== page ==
2 Way/3 Way Passive Crossover Networks
The schematics on the above 2 listed web links create a 2 Way Crossover. You can use either First or Second order for crossovers, or mix First and Second order as each building block.
||The advantage of a First Order is that it is the least expensive to build, and in general has very few phase related problems when implemented. You might have a problem with blown out Tweeters if you are running only a 6db roll off (First Order). Many small diameter voice coil Tweeters are quite sensitive to lower frequencies, and as such, you may want to consider a 12db (Second Order) crossover specifically for the Tweeter. The side effect of Second Order crossovers, is they tend to cause a phase shift in the high frequency output that might be very noticeable - in these cases, you should reverse the polarity of the high end tweeter (ie. swap the wires going to that speaker) and see if it sounds better - it might, or it might not. Choose the way that sounds the best to you at a volume level that you would normally use the speaker system at.|
As you can see, connecting the output of the first crossovers high frequency
output to the input of the second crossovers normal input is a simple task.
Stacking First Order (6db) crossovers can be done as deep as you need them to go. Many people build up 4 and 5 way crossovers to do this.
Second Order (12db) crossovers, because of phase shift issues, tend to either have a pronounced notch (10 to 30db loss) near the crossover frequency, or a mild (2 to 5db) boost near the crossover frequency. The mild boost is highly preferable to the loss - its easier to reduce a volume level at a frequency with an equalizer than it is to reconstruct something that is missing.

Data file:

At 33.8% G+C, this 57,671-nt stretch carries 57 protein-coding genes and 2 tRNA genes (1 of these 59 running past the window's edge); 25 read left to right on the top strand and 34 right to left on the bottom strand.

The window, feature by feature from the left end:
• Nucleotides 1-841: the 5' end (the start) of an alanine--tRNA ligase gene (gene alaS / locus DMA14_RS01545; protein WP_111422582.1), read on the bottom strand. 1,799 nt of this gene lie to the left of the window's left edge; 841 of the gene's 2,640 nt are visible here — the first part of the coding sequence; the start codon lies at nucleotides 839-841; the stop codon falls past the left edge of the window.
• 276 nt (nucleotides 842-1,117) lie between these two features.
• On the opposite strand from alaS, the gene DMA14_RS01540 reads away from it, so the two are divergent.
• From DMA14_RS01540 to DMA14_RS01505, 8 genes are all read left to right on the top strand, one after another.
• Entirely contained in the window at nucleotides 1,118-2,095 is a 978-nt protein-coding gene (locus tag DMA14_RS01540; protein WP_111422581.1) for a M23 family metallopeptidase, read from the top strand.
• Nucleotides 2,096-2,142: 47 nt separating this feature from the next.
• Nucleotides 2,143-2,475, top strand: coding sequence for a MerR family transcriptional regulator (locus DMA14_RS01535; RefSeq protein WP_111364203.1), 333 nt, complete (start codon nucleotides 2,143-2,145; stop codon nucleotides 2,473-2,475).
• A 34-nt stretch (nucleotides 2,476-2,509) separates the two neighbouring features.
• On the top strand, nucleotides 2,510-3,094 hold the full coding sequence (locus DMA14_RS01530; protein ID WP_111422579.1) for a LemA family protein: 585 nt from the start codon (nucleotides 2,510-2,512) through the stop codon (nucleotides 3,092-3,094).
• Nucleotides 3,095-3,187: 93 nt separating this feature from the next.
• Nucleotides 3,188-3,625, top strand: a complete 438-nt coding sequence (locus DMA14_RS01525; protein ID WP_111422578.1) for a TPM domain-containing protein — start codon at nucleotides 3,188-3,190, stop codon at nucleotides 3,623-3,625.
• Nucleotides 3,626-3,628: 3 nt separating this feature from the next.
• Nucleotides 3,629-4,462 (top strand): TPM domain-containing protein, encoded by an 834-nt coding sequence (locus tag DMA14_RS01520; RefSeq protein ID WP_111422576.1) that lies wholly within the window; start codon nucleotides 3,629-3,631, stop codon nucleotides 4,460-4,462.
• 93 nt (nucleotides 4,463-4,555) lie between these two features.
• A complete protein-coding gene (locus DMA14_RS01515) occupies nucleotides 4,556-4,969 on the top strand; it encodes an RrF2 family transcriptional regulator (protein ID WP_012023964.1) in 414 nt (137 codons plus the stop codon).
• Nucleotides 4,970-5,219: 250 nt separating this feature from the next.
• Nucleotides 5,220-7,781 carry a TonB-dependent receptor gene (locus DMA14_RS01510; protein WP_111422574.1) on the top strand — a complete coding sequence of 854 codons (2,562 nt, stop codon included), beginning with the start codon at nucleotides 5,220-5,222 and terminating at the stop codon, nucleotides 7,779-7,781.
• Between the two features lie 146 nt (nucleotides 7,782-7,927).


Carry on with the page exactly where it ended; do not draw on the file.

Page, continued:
Odd ordered crossover networks (First - 6db and Third - 18db), don't introduce phase shift (ie. Butterworth crossover networks) in either Passive or Active designs.
This phase issue with Second Order (12db) crossovers is common among all even order crossover networks (whether Passive or Active), and in general, this is probably why you don't see Second Order crossover networks (outside of the Tweeter) in that many PA sound systems. It is imperative that the speakers and cabinets be matched if when using Second Order crossovers for 2 and 3 way systems - otherwise, the sound quality may not be very consistent all across the frequency spectrum.
There are many quality sound systems that have well designed Second Order crossover networks in them - The best way to be sure that yours sounds good is to listen for dead spots in the frequency range. This is easy to do with most any synthesizer (don't try playing a recording thru the system when hunting for dead notes - there will be too much to listen to all at once). Dead notes (lower volume notes) will stand out as you move across the synthesizer scale.
To test using a Synthesizer
NOTE: There are software applications that will run on PC's to do a similar (and far more accurate) audio level/frequency test. The results of these are highly dependent on your sound cards capabilities
If you find problems
Don't panic. Try to find out where the problem is and work back from that.